Bertelsmann’s decision on Thursday to unload its music publishing business is expected to bring out a range of eager suitors.
Bertelsmann hopes to fetch upwards of €1.5bn ($1.9bn) for BMG Music Publishing, the industry’s third-largest firm.
The process is expected to move quickly, with advisers pushing to clinch a deal by the end of the summer.
One likely bidder is Universal Music. Although it is the largest music company, it trails EMI and Warner in the publishing business, which its executives have identified as a key growth area.
Elevation Partners, the private equity firm co-founded by U2 singer Bono, is also considered a contender, as is Viacom, which owns the Famous Music publishing business.
An offer from Sony is considered less likely because of its recent feuding with Bertelsmann for managerial control of their recorded music joint venture, Sony-BMG Music.
The auction could be marred by the possible sale of another music publishing business. Three weeks ago, EMI, the third-largest music company, offered $4.2bn for rival Warner Music. If a deal were to be completed, it is widely expected that it would have to sell one of its music publishing businesses in order to satisfy regulators. “There could be a logjam,” one record executive said.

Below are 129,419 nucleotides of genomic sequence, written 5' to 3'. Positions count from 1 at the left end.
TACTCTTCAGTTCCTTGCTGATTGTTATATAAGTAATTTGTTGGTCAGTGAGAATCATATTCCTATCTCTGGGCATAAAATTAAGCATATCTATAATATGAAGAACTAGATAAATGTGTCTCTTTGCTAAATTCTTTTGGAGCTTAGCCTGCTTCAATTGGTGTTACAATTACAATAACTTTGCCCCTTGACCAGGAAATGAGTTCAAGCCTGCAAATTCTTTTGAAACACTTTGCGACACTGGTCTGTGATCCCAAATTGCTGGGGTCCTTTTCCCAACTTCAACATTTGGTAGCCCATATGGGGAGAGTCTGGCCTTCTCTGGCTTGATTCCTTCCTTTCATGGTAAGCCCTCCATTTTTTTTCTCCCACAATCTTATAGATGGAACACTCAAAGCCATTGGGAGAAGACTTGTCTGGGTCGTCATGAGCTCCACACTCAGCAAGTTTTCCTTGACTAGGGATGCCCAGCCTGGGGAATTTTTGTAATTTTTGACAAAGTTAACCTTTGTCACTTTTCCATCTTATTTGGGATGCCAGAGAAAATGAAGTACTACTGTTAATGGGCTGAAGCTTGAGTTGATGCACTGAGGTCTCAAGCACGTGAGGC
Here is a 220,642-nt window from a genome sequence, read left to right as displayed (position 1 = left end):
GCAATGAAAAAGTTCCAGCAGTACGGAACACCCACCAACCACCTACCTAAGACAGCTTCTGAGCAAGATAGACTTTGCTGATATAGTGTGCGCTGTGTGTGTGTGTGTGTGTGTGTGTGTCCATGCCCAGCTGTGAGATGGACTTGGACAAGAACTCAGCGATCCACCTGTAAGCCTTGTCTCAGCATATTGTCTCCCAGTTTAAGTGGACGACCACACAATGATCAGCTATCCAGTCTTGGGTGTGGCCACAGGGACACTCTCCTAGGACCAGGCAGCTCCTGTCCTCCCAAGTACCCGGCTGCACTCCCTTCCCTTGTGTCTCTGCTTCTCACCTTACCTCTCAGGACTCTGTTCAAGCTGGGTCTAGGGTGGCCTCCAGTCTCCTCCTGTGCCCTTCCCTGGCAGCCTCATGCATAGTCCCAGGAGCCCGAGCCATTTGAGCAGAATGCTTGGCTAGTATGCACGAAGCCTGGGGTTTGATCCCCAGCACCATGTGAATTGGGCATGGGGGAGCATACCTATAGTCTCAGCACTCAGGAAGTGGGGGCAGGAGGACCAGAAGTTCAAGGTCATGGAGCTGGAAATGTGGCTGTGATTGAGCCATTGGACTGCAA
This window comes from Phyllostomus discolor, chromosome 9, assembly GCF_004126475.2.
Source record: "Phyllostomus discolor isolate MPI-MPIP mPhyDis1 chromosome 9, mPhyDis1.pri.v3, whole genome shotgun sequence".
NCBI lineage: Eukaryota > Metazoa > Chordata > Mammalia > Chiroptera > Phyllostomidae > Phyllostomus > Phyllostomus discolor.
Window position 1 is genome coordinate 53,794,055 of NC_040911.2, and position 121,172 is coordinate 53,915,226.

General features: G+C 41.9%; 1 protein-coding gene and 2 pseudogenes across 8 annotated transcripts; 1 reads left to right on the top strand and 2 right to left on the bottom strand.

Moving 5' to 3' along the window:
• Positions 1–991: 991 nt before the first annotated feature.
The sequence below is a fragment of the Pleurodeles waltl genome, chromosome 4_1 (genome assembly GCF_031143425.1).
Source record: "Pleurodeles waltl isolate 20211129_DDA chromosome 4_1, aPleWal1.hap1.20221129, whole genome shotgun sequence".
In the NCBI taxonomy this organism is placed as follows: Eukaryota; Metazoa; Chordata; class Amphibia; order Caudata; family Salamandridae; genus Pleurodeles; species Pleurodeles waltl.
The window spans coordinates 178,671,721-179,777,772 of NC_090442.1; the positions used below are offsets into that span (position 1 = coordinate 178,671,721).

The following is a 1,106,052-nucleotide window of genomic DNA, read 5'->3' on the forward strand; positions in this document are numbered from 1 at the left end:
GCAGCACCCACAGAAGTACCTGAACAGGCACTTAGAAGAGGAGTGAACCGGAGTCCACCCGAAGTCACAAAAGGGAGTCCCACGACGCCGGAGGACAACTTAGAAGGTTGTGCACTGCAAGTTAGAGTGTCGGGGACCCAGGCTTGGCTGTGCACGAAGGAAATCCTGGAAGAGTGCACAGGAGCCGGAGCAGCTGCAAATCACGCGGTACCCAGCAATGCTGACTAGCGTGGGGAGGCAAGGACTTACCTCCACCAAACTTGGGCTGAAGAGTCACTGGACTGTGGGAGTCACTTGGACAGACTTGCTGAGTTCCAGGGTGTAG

Music publishing was long considered the less glamorous side of the record industry. Its practitioners earn small amounts of money when their songs are used in television commercials, films, elevators, live shows and a host of other formats.
However, the business has gained broad appeal for its resilience and predictability at a time when the music industry has been ravaged by piracy and declining CD sales.